Millions more workers would have access to private retirement accounts under a proposal approved Wednesday by the Illinois General Assembly. It would require companies with at least 25 employees, which do not already offer retirement plans, to automatically enroll workers in a new type of individual retirement account.

Even as Chicago aldermen were voting Tuesday to raise the city's minimum wage, Gov.-elect Bruce Rauner issued a warning on the subject.

Rauner had a simple message for Chicago Mayor Rahm Emanuel.

Gov.-elect Bruce Rauner visited the Executive Mansion during his trip to Springfield Thursday.

Red light cameras will continue issuing tickets in Chicago and other parts of Illinois. The Illinois Supreme Court had been considering a constitutional challenge to the cameras, but Thursday the court dismissed the case.

Illinois lawmakers are weighing the future of Springfield’s Abraham Lincoln Presidential Library and Museum. At issue is whether the museum should become its own state agency instead of remaining under the control of the Historic Preservation Agency.

Governor Pat Quinn is giving up on his bid for re-election. On Wednesday afternoon, he conceded to Republican Bruce Rauner.

  Most media outlets called the election on Tuesday night. Rauner was up by five percentage points, and declared victory.

Quinn, however, told supporters he wasn’t ready to concede. Some Chicagoans waited into the early morning hours to vote.

Republican investor Bruce Rauner will be the next governor of Illinois — probably. He declared victory over incumbent Gov. Pat Quinn and is up by five percentage points, but the Democrat is refusing to concede.

Rauner made hundreds of millions of dollars as a private equity investor. Lately, though, he’s been investing in himself — spending $27 million of his vast fortune on a quest to become governor of Illinois.

This story first ran in the October 2014 edition of Illinois Issues magazine.

The idea of requiring police to wear body cameras has been a hot topic after the protests in Ferguson, Missouri. Friday, a group of Illinois lawmakers will take up the issue.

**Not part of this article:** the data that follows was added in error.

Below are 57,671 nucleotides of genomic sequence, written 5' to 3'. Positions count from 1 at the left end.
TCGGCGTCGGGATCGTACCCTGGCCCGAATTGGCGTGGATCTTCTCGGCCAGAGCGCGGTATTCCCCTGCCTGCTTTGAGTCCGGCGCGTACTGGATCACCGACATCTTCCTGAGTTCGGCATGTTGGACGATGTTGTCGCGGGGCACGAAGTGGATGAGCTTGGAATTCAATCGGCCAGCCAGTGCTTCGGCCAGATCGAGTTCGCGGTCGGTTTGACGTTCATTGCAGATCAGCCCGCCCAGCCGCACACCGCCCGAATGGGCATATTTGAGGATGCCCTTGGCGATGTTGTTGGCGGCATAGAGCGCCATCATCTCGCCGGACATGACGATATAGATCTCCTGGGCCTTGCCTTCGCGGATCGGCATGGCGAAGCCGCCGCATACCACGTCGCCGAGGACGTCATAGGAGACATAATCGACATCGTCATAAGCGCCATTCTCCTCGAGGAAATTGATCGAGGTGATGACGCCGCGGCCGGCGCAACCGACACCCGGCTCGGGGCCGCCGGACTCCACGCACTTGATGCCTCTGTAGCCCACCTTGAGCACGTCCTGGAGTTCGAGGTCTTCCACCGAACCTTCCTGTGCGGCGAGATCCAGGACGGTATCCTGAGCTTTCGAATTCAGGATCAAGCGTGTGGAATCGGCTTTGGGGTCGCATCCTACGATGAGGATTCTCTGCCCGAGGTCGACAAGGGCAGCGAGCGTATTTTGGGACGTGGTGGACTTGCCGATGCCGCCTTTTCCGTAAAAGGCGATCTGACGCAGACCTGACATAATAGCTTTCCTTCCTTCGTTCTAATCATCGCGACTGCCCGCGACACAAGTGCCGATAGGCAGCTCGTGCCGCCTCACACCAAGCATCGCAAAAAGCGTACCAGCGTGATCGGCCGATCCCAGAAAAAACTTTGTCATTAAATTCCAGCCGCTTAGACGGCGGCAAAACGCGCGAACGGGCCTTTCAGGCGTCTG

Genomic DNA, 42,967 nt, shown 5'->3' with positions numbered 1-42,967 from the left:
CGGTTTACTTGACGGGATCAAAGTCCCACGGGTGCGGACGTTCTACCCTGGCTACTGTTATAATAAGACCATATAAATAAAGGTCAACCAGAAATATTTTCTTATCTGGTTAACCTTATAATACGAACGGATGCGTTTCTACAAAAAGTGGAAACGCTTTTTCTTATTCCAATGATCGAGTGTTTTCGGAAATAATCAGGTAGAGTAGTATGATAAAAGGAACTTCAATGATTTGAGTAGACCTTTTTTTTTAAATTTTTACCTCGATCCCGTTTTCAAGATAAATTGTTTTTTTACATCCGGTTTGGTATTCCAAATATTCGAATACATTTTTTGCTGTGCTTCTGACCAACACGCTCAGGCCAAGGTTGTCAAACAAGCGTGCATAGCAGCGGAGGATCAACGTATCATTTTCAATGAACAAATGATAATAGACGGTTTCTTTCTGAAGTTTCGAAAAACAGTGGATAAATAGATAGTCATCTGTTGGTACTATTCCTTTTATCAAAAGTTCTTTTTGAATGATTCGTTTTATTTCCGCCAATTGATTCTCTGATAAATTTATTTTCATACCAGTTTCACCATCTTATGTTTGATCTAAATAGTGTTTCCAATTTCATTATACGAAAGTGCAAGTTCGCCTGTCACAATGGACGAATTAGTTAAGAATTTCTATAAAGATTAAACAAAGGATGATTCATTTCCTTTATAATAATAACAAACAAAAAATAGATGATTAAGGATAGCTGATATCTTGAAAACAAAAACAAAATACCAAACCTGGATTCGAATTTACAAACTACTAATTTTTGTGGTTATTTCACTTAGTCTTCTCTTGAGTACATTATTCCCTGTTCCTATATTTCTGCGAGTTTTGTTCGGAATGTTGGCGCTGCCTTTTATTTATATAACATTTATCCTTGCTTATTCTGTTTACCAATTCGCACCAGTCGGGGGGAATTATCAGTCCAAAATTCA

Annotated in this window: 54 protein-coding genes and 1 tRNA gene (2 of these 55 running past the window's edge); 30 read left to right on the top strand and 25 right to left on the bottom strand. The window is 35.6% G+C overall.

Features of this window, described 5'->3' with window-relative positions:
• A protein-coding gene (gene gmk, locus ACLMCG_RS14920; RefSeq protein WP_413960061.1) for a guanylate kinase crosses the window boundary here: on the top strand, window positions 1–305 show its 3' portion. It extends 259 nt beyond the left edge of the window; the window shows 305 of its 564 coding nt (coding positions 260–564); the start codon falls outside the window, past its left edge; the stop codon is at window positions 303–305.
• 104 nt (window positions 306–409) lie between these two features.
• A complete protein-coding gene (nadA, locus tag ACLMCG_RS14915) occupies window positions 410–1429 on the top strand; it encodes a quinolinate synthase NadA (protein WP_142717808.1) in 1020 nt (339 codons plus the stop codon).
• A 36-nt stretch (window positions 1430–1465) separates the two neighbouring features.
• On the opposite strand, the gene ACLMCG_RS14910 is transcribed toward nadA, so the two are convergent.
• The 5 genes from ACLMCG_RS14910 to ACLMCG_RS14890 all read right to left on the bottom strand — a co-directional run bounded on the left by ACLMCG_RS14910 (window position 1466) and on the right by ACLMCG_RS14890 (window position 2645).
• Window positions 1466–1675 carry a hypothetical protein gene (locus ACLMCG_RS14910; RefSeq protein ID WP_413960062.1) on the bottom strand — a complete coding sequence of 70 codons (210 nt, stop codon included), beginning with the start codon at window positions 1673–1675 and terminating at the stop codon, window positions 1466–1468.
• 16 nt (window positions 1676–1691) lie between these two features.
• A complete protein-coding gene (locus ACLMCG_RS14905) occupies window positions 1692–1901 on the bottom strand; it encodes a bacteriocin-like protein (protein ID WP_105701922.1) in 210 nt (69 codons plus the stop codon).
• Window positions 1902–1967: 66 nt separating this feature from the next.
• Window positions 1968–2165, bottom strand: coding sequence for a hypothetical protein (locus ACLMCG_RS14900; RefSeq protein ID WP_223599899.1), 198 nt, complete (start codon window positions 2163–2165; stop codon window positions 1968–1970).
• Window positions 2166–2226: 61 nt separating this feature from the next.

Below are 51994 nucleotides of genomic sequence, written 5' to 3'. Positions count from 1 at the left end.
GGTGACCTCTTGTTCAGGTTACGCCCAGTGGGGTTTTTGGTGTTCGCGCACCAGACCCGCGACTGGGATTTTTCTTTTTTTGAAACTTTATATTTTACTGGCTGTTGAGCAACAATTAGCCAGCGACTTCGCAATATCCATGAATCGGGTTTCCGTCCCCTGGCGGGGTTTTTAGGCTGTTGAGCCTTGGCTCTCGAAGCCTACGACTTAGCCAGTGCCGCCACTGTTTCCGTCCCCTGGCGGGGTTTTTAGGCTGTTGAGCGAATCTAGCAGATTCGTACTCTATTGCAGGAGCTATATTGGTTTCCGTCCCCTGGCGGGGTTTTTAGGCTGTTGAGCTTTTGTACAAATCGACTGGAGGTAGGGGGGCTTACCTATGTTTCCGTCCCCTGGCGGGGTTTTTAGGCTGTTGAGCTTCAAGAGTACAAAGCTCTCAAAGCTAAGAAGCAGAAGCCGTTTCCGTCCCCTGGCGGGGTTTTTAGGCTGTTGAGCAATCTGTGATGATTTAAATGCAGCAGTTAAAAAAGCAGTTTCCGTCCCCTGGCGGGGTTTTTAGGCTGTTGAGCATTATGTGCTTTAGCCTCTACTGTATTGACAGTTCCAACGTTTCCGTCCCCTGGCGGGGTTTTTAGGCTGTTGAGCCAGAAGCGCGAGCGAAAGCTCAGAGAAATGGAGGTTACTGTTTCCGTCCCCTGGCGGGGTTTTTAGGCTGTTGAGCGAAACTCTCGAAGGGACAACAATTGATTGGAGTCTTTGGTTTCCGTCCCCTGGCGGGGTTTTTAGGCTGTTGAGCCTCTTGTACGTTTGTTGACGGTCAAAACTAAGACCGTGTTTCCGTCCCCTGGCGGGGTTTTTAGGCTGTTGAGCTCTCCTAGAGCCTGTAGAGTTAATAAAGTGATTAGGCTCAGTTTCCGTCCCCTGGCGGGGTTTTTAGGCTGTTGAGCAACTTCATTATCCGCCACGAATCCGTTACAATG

This story first appeared as Illinois Issues' State of the State column in the October 2014 edition of the magazine.

The two leading candidates for Illinois governor met Thursday night in Peoria for the first debate of the election season. Both men stuck closely to the ideas they’ve been honing for months on the campaign trail.

Democratic Governor Pat Quinn and his Republican challenger, Bruce Rauner, are running carefully scripted campaigns.

Quinn has a populist message: That he’s a friend of the working man, always looking out for the little guy.

Incumbent Democratic Gov. Pat Quinn and Republican nominee Bruce Rauner met for the first formal debate of the general election season Thursday in Peoria. The panel included Illinois Public Radio/WUIS Statehouse Bureau Chief Amanda Vinicky and Illinois Issues Executive Editor Jamey Dunn.

Watch or listen to the full debate:

A watchdog group says whoever wins the race for governor is going to face difficult choices about Illinois’ prisons. The group Wednesday is laying out what it’s calling a “roadmap” for overhauling crime and punishment, and wants to know where the candidates stand. 

The non-partisan John Howard Association says decades of “tough on crime” policies have led Illinois to lock up 49-thousand people in a system designed to hold 32-thousand.

Chicago Mayor Rahm Emanuel Tuesday called on state lawmakers to reduce penalties for drug possession. 

Republicans across America have high hopes for Bruce Rauner's campaign to be the next governor of Illinois. Campaigning with him Wednesday in Springfield was New Jersey Governor Chris Christie. 

It’s expected to be some time before the courts decide whether Illinois can trim retirement benefits for public school teachers, university workers, and state employees. But the uncertainty continues to affect the credit outlook of schools and community colleges across the state. Illinois Public Radio's Brian Mackey writes about this in the latest Illinois Issues magazine and has this report:

Governor Pat Quinn recently signed legislation that will remove all references to the GED from Illinois law. It’s part of a much broader change in the education program for people who didn’t finish high school.